The Effect of Dopamine Receptor Agonists on Prolactin Secretion in Childhood Migraine


  • This work was presented at the Second International Headache Congress-Copenhagen, Denmark, June 18–21, 1985.



Recent data suggest that common migraine, particularly catamenial (menstrual), is characterized by dopaminergic (DA) receptor supersensitivity. This dopaminergic dysfunction may be related to gonadal steroidal patterns (abnormal estrogen/ progesterone ratio).

In order to distinguish between altered DA-neurotransmission and the effect of sex hormones we studied prolactin (PRL) response to drugs considered direct and indirect DA-agonists in a group of prepubertal children with common migraine, in whom the effect of sex hormones is minimal.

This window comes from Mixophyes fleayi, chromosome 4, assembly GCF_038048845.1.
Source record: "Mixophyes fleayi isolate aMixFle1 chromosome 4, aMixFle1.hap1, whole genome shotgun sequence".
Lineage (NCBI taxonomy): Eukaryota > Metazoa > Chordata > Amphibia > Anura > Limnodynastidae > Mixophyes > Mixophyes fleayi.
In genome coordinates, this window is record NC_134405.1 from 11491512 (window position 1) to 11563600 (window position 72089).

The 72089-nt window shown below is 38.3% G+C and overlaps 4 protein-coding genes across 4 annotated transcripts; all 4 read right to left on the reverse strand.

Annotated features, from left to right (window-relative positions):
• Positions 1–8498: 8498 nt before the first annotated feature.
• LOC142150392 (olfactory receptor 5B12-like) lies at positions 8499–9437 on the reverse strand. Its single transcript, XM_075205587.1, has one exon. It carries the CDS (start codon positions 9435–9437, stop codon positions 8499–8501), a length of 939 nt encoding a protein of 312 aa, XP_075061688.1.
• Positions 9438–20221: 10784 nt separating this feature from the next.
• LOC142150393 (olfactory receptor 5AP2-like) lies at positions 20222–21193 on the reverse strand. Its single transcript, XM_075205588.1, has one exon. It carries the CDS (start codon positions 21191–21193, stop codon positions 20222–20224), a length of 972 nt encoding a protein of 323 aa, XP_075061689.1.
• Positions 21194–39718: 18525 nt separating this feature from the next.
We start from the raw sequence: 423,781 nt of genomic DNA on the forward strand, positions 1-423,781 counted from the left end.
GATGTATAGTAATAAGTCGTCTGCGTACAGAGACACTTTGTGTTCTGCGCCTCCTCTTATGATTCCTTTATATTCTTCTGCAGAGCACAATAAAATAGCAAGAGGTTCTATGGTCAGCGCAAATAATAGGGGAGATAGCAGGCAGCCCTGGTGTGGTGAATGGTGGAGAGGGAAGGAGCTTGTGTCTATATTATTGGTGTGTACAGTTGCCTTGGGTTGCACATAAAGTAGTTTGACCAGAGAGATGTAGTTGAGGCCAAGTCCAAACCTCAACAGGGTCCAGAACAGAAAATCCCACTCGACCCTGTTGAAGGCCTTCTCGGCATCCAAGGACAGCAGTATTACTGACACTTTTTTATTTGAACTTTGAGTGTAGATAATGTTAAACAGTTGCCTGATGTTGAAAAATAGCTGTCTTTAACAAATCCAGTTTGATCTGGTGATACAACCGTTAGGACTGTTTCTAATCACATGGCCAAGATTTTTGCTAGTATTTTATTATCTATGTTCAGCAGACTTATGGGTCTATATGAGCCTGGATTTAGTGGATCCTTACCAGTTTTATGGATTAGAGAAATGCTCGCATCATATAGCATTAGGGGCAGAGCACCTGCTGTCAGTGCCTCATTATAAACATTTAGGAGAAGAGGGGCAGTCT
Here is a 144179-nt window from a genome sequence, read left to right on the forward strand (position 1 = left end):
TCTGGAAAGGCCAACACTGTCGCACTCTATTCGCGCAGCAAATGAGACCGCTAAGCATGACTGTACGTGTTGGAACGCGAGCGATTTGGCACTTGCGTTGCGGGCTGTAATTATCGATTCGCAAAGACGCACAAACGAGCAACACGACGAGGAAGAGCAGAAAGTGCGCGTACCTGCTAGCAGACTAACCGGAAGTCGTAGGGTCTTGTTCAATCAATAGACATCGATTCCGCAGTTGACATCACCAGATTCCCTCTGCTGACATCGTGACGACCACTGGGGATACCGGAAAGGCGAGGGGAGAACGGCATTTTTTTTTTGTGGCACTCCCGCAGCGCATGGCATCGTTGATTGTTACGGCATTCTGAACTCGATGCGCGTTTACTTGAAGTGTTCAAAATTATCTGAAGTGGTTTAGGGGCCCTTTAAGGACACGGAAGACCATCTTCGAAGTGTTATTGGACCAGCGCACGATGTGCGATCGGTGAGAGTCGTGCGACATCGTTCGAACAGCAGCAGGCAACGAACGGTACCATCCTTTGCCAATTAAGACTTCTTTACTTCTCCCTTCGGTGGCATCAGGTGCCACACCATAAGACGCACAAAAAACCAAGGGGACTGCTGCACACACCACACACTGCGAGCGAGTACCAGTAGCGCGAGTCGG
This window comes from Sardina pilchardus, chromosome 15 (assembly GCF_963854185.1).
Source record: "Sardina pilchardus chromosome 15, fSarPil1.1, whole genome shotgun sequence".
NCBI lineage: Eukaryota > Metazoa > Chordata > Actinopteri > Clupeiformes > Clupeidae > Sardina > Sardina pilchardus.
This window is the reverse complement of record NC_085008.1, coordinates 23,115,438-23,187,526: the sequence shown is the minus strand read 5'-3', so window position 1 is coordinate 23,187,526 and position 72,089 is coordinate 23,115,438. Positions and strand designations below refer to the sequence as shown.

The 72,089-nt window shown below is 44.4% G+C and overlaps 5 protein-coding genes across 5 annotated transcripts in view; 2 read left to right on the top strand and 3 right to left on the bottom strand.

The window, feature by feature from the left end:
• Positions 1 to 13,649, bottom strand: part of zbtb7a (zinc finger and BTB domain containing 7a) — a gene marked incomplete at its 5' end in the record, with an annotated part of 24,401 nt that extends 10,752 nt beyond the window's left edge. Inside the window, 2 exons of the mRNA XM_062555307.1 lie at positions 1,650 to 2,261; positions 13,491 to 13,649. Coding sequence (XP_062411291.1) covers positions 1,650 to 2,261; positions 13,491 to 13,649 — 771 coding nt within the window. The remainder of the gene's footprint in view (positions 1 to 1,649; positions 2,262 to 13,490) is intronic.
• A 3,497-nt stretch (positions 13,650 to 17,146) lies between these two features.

Basal PRL plasma levels were measured every 30 minutes up to 240 minutes, after oral administration of L-DOPA, nomifensine, lisuride and placebo in headache-free migraineurs. Results obtained show no significant differences in plasma PRL levels between migraineurs and control subjects. This suggests that in a situation of reduced interferences by sex hormones, inhibitory TIDA (tuberoinfundibular dopaminergic) function may be normal. However a drawback of our study may have been that we were inhibiting TIDA function in prepubertal subjects with already low baseline prolactin levels. It is our belief that further understanding of dopaminergic involvement in childhood migraine may come from studies utilizing substances that enhance prolactin levels through dopaminergic inhibition.